The lesson here is that you can have all the fanciest data quality tools and controls applied to your mainstream transaction processing systems, but data quality is something that needs to be applied to Excel as well, yet is widely ignored. When I was at Shell I was in an office opposite a team of bright young things that used to draw up sophisticated Excel models that did all kinds of things, such as deciding on the right levels to bid on contracts, and how much to invest in certain projects in order to make a decent return. Some of these spreadsheets were fiendishly complex. At least this group had various standards for Excel model development, and a well established spreadsheet audit process (with code reviews by other team members), but Excel formulae can be pretty opaque, and I am betting that the odd error slipped through. We are used to applying fairly elaborate testing and code reviews to C++ code, but how many tools are there for Excel testing, and how widely are they applied?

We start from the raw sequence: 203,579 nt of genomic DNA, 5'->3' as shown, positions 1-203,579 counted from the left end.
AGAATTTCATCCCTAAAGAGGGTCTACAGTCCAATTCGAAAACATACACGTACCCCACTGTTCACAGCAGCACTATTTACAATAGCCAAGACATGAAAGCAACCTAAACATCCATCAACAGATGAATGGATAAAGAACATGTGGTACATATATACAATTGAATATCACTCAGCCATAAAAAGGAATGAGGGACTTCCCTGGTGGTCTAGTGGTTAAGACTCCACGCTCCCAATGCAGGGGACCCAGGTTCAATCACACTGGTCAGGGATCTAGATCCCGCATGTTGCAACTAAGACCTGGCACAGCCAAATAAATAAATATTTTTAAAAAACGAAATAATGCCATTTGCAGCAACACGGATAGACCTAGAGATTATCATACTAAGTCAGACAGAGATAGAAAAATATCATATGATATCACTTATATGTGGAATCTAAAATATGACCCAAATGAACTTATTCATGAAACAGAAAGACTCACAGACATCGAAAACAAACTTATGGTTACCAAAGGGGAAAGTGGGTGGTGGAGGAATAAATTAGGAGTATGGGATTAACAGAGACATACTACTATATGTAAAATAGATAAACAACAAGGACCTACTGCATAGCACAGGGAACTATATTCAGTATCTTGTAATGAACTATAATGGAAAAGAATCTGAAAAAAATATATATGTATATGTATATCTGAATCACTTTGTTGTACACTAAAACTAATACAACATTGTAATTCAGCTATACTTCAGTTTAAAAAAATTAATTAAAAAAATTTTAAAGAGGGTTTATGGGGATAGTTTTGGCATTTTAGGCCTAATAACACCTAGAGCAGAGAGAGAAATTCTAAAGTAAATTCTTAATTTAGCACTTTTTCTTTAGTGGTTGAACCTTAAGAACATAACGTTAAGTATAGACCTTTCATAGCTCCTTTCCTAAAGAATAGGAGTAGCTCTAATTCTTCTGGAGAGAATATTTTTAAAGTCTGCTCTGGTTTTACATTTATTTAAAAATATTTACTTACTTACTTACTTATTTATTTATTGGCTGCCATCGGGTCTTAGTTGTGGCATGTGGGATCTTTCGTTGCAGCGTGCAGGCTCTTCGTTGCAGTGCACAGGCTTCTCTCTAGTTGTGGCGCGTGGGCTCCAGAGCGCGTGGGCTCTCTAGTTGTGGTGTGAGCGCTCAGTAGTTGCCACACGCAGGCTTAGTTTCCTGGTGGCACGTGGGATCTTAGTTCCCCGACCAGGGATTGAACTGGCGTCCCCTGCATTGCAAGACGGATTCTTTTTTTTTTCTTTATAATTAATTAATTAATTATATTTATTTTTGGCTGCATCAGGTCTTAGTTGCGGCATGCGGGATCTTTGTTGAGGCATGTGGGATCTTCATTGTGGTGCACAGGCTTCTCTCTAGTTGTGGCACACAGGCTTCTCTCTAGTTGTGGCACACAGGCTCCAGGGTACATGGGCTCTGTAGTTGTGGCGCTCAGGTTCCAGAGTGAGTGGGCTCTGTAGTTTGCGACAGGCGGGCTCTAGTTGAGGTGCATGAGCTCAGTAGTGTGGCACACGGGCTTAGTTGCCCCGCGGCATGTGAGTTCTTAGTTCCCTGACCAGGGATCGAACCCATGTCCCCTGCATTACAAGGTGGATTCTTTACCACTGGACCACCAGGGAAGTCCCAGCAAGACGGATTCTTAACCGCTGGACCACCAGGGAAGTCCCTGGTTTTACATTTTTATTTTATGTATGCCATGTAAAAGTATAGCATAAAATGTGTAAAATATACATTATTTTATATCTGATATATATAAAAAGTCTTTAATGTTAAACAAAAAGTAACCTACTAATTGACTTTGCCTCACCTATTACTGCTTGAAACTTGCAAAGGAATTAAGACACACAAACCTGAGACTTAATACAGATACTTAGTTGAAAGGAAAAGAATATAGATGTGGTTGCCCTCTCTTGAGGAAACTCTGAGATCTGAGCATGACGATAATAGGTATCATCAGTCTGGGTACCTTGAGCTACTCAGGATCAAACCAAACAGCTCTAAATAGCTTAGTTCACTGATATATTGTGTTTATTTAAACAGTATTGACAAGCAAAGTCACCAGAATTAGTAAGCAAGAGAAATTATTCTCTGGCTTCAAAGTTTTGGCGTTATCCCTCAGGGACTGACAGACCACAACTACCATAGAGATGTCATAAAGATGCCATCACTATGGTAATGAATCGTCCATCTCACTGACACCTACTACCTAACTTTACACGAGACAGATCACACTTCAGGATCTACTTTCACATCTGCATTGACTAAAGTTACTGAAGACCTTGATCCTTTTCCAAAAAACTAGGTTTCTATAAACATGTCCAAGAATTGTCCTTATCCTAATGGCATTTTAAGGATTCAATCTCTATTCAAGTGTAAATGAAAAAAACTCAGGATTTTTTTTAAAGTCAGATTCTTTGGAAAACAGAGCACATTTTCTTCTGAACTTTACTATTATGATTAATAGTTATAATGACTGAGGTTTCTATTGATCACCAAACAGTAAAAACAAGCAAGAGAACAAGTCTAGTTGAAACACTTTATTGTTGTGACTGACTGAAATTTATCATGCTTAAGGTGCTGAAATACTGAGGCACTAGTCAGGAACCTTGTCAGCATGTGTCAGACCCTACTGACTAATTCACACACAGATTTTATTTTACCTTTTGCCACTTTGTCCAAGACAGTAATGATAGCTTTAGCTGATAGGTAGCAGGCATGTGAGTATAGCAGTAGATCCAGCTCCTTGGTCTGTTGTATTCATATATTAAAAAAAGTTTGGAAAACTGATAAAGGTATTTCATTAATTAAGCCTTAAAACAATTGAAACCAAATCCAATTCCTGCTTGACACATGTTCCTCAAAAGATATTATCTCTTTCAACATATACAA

Hat tip to Stephen for pointing out the article.

SOA and how to run a conference